No. 5: 7-9 July 1995

Frenetic volumes long after 10pm until early in the morning, fruit, wine and bread in the shops until after midnight - a town in cheerful anarchy defying the Shop Hours Act and ‘Ordnungsamt’ for three days. City father Dr. Hartmut Franz was, from his Bayreuth colleagues, interested in how he would gain control against the furious bureaucratic regulations. Franz shrugged: I as Mayor ... would simply not know. The country needs such a mayor! thought Maria Kajzer in her review of the Dance and Folk Festival 1995 in Junge Welt. Since 1994, Dr. Franz was able to sleep a little calmer at the thought of the festival: it was the first time the festival had not fallen into the red numbers beyond the intended degree of the towns subsidies - to artistic success there slowly joined a solid financial ground. Said artistic success in 1995 had mainly three names: Country in Focus was South Africa (one year after the official end of apartheid and the first free elections), an oriental night in Heinepark with the mandolin player U Srinivas a Morgenraga that ended at around 5 clock in the morning, and a redesigned Magic Project: At the suggestion of program advisory board member Jo Meyer, the previous form of a spontaneous session was abandoned in favor of a rehearsed during the week before the festival concert. But there were also setbacks: A first attempt to integrate DJ’s into the festival failed - the audience was not yet ready for it. The German Folk Award was won by the Gruppe Grenzganger.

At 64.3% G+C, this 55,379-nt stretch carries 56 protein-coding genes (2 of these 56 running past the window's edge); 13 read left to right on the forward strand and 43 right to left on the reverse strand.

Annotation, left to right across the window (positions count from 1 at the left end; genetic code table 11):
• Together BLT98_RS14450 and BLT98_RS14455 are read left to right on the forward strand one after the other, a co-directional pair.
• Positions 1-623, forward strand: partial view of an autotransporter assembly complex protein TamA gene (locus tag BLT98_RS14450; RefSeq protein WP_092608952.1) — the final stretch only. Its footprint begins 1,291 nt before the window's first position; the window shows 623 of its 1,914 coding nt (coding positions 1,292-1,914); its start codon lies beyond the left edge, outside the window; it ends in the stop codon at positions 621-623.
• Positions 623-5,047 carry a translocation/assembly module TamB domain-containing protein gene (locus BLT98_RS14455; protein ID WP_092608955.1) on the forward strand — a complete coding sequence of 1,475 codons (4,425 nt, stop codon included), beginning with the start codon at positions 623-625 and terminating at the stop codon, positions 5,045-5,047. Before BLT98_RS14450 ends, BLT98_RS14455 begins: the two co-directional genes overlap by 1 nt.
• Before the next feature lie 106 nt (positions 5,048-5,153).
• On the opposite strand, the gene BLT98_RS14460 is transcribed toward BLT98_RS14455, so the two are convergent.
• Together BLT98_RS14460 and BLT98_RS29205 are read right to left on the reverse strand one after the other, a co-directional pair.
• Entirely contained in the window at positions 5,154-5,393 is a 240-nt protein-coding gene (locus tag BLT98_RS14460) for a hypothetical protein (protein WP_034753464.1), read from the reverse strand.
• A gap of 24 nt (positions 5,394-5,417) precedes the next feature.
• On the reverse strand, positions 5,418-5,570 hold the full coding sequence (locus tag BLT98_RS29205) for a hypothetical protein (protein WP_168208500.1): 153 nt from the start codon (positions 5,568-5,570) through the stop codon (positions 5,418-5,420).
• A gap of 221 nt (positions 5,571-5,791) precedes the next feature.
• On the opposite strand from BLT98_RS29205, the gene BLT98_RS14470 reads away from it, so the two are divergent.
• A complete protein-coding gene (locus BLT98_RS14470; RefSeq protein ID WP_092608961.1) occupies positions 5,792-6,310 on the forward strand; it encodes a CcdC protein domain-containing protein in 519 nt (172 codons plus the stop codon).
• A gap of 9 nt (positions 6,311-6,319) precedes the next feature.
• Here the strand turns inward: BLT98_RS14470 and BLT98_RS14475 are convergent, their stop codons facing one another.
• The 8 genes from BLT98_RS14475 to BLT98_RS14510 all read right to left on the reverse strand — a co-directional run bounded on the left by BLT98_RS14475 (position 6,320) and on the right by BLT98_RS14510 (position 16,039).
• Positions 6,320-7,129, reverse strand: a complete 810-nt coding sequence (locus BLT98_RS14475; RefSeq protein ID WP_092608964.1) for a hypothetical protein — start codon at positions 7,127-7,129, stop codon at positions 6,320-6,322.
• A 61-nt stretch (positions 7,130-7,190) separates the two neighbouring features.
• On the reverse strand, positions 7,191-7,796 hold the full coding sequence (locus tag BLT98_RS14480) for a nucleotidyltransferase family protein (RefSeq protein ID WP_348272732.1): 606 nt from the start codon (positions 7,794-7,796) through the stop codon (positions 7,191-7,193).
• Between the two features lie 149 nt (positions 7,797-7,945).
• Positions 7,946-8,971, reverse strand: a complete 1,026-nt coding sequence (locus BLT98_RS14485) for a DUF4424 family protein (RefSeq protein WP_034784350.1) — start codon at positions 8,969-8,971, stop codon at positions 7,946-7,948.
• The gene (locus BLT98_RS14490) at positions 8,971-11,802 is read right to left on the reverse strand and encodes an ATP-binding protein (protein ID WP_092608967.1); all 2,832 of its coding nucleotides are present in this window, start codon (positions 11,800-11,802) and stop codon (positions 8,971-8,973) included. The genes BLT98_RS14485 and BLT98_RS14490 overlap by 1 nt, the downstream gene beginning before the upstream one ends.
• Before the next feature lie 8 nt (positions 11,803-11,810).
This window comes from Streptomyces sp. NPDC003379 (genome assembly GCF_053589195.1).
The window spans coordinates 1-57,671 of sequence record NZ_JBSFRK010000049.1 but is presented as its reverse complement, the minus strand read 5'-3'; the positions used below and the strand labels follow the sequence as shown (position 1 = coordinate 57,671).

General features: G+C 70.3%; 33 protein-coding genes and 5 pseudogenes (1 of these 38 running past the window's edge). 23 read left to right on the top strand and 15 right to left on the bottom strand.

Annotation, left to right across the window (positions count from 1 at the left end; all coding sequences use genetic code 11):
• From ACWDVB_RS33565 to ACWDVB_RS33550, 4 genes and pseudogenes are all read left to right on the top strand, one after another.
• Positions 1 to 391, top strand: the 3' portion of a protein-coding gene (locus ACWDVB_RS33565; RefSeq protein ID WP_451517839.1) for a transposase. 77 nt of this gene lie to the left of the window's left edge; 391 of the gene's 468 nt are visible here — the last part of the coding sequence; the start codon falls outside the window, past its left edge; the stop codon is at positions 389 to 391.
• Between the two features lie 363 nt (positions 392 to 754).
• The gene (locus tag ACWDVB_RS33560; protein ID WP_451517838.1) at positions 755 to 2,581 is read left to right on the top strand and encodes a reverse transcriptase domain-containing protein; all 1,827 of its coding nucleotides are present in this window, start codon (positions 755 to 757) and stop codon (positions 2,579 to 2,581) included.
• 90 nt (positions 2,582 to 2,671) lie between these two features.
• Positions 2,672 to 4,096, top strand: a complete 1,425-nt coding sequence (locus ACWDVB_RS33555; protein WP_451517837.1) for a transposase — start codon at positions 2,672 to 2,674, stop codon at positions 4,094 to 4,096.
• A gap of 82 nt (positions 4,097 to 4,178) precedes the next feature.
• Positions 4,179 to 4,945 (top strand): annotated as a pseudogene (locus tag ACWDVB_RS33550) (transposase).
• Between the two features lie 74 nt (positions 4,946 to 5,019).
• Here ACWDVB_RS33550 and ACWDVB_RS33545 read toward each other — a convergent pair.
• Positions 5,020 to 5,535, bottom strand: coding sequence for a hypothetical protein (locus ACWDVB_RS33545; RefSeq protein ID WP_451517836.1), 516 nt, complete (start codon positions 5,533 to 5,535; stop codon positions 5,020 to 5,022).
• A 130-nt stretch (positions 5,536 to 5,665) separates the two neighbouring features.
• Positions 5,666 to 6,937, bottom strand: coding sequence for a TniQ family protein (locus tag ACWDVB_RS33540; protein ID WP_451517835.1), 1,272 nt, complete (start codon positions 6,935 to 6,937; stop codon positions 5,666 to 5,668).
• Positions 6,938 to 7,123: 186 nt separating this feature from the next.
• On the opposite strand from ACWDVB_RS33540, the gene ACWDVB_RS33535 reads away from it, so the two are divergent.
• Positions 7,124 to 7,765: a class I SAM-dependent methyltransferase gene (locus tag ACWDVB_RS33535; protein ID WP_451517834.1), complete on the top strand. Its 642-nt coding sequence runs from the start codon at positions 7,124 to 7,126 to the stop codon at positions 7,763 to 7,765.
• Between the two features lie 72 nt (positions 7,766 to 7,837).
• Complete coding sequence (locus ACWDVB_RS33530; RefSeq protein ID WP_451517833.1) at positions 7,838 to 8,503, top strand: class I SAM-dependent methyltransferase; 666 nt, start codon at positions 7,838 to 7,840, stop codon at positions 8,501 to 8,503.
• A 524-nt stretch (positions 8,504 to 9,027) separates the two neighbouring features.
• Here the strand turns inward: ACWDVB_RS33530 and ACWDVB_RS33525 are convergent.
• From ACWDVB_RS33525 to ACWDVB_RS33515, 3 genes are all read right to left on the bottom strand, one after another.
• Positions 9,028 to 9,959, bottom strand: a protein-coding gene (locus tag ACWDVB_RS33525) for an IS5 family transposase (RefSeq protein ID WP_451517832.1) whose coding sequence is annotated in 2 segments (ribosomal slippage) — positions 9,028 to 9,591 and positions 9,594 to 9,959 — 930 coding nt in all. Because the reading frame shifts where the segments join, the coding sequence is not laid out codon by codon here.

40 years after the first, installed by the SED propaganda event, Rudolstadt has built something that goes beyond the pure music. It smells like a cult. (Rainer Köster, Krieszeitung Syke)

Rudolstadt -. This is not just a festival, it is a way of life (Joachim F. Tornau, Göttinger Tageblatt).